The third and last scenario, as shown in Figure D, comes when we as racers, must play the cards we are dealt. Car 1 and 2 are quickly approaching Car 3 and 4, which are nose to tail and driving as hard as they can. Car 1 and 2 exit the last corner, and as they cross the Start/Finish line the order is Car 3, who got the white flag, Car 1, Car 4 and Car 2 all of whom got the checkered flag.
It would have been nice for Car 4 to get that last-lap chance to attempt a pass on Car 3, but it was put a lap down by Car 1 and then received the checkered. Unfortunately, there isn’t really anything 1 or 2 could have done not to affect the race of 3 and 4 without affecting their own race, and this is a downside of mixed-class racing. The best thing to do in this case, and what I would do as the driver of Car 1, is talk to the driver of Car 4 to ensure there are no hard feelings. “Sorry we caught you right at the end of the race. I know I probably goofed up your race with Car 3, but Car 2 was right on my tail and I was pedaling as hard as I could to stay in front of him. Of course, if I were all alone, I would have pulled back and let you guys race.”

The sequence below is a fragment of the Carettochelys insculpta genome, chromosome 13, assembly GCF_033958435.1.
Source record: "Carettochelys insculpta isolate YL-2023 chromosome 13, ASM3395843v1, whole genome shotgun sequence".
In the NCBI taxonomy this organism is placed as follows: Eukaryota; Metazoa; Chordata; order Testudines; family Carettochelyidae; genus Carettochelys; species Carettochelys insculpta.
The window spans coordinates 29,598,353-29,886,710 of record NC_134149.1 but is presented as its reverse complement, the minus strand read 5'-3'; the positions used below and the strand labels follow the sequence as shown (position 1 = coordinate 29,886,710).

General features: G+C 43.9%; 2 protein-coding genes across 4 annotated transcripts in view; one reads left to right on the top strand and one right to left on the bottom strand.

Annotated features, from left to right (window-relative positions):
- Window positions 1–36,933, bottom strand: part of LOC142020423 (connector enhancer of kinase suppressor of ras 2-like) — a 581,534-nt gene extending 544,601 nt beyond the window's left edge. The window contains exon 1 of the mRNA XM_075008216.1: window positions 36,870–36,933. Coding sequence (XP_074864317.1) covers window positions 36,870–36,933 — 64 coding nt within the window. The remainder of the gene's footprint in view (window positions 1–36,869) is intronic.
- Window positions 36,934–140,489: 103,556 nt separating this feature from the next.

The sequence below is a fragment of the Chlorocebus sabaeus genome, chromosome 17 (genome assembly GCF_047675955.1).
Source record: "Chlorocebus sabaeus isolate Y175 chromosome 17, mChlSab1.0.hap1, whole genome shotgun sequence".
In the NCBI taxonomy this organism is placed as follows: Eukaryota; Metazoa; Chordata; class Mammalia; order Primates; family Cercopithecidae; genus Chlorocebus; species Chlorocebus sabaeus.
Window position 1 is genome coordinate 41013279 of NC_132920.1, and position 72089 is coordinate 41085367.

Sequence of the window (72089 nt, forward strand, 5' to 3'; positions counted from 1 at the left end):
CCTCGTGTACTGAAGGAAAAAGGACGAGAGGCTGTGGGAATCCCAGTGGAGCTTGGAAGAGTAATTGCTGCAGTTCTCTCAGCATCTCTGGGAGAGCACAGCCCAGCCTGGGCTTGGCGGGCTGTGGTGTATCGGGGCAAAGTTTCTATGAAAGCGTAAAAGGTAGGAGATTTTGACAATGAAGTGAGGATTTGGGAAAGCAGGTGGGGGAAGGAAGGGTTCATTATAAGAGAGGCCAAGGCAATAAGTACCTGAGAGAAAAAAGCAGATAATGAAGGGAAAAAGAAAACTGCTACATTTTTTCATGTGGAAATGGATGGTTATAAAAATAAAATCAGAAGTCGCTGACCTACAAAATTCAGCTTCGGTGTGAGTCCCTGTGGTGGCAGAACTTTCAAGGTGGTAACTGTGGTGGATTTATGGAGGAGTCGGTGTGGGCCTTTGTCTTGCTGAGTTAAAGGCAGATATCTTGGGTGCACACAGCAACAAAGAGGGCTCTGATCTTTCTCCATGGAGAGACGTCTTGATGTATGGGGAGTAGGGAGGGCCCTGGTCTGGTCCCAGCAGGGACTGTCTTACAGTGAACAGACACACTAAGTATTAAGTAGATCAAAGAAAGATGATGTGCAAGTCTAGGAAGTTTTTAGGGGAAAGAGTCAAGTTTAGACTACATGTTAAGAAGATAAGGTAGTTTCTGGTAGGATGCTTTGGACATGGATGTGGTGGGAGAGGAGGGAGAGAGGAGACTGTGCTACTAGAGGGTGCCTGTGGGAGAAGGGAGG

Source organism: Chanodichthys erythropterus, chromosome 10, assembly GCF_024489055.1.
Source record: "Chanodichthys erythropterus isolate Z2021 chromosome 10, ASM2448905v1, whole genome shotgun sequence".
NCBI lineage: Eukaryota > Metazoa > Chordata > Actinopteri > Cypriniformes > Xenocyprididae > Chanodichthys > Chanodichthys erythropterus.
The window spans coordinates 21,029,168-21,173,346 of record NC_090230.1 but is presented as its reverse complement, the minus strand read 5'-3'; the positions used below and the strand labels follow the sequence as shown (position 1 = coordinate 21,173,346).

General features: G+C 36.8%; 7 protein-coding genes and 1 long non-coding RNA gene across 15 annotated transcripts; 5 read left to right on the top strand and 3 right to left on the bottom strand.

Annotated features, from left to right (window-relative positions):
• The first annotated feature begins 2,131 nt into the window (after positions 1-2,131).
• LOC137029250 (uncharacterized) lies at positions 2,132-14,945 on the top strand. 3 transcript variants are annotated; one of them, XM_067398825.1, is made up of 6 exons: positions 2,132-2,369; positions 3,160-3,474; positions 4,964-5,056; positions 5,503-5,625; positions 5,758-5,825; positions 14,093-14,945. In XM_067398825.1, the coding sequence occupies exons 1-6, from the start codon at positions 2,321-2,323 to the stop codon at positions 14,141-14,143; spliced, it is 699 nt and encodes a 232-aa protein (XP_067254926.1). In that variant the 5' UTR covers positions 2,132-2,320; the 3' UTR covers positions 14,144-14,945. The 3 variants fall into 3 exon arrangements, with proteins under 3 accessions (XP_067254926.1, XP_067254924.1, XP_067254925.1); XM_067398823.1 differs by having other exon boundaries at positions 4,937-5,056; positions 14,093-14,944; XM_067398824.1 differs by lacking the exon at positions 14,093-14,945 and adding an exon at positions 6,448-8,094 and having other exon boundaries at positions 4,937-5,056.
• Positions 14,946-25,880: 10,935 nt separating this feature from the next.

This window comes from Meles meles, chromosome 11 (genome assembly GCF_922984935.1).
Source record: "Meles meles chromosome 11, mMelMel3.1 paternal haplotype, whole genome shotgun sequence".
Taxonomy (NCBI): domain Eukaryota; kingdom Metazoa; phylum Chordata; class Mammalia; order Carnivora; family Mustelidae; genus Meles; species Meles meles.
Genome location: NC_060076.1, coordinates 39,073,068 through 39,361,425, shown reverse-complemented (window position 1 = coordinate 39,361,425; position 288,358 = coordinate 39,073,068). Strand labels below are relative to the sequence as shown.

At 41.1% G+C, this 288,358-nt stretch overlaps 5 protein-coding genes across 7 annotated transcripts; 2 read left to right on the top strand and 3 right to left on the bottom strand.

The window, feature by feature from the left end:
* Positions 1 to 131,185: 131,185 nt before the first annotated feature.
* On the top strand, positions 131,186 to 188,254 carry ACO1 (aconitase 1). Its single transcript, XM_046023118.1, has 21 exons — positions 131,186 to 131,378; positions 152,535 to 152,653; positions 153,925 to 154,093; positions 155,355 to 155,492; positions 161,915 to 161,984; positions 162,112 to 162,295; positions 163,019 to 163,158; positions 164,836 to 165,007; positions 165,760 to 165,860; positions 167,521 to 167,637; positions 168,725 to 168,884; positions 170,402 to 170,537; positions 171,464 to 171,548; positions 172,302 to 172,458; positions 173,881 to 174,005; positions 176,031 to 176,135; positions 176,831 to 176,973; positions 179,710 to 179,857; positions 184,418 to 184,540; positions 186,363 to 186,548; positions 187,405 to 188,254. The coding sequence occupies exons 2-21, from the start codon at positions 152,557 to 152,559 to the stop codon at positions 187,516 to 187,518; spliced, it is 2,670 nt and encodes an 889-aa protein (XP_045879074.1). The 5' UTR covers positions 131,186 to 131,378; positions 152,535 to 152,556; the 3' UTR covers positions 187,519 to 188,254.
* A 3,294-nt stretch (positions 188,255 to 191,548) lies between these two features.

In summation, not interfering during mixed-class racing can’t always be avoided. If you have the ability to make a small change and make the situation the best possible, then give it a shot. As the overall leader, you can get excited about seeing the checkered flag, but consider that your decision to charge to the finish can affect someone else’s race. Remember, a thinking and courteous driver is a winning driver.
Dave Balingit has been an active course official since the mid 1980s, a racer with NASA since 1994, and a current Race Director with NASA since 2000.